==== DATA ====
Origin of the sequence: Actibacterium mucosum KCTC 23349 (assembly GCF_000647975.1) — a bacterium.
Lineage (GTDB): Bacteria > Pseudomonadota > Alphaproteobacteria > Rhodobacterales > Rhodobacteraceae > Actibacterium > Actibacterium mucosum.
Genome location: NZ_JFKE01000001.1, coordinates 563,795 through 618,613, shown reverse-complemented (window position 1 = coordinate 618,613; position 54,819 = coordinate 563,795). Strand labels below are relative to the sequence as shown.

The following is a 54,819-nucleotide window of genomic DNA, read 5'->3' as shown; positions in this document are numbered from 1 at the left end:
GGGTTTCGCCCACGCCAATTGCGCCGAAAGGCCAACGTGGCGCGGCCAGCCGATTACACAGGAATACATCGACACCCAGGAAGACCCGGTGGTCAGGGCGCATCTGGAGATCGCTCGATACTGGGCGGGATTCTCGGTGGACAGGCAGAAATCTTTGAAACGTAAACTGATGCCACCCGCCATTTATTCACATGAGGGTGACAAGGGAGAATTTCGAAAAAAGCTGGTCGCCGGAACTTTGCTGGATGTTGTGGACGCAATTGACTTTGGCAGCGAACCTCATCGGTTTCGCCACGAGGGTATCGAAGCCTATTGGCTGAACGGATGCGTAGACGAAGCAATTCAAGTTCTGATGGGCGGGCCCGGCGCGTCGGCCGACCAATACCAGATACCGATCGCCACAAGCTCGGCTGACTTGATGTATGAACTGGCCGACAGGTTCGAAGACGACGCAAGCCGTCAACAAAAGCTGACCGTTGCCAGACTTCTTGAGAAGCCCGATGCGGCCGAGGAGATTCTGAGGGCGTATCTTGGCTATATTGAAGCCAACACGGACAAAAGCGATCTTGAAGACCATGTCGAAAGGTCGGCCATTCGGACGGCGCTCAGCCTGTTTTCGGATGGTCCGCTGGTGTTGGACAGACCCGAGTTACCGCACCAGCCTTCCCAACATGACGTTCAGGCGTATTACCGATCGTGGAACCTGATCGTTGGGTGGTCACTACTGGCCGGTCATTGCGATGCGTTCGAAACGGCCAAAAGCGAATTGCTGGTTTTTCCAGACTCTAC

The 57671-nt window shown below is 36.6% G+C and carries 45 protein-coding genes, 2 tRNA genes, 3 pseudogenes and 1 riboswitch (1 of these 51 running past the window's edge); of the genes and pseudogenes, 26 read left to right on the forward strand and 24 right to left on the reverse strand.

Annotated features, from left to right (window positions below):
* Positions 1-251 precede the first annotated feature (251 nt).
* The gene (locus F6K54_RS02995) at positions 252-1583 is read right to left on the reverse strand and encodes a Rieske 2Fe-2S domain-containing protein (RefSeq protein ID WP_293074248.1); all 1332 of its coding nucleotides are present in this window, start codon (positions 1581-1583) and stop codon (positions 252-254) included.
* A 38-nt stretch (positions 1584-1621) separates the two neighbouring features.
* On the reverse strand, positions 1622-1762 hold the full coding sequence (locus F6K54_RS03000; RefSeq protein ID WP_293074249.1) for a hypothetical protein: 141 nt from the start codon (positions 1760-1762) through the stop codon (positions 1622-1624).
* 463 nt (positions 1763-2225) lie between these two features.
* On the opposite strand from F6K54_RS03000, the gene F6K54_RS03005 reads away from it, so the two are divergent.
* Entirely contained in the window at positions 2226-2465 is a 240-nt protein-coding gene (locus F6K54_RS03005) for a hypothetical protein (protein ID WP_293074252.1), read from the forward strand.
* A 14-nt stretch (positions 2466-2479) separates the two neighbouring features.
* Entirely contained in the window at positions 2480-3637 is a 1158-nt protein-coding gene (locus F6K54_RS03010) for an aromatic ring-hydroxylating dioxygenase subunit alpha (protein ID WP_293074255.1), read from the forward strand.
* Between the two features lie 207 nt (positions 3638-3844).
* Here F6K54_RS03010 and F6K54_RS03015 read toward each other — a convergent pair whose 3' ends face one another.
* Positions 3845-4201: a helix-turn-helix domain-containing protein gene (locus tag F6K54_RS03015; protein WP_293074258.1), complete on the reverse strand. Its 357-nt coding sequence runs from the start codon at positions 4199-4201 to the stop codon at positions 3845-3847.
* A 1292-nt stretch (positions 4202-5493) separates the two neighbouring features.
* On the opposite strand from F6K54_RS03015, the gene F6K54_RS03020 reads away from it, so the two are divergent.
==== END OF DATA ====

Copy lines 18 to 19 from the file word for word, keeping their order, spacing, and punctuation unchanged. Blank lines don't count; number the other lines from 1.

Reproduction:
* Here F6K54_RS03010 and F6K54_RS03015 read toward each other — a convergent pair whose 3' ends face one another.
* Positions 3845-4201: a helix-turn-helix domain-containing protein gene (locus tag F6K54_RS03015; protein WP_293074258.1), complete on the reverse strand. Its 357-nt coding sequence runs from the start codon at positions 4199-4201 to the stop codon at positions 3845-3847.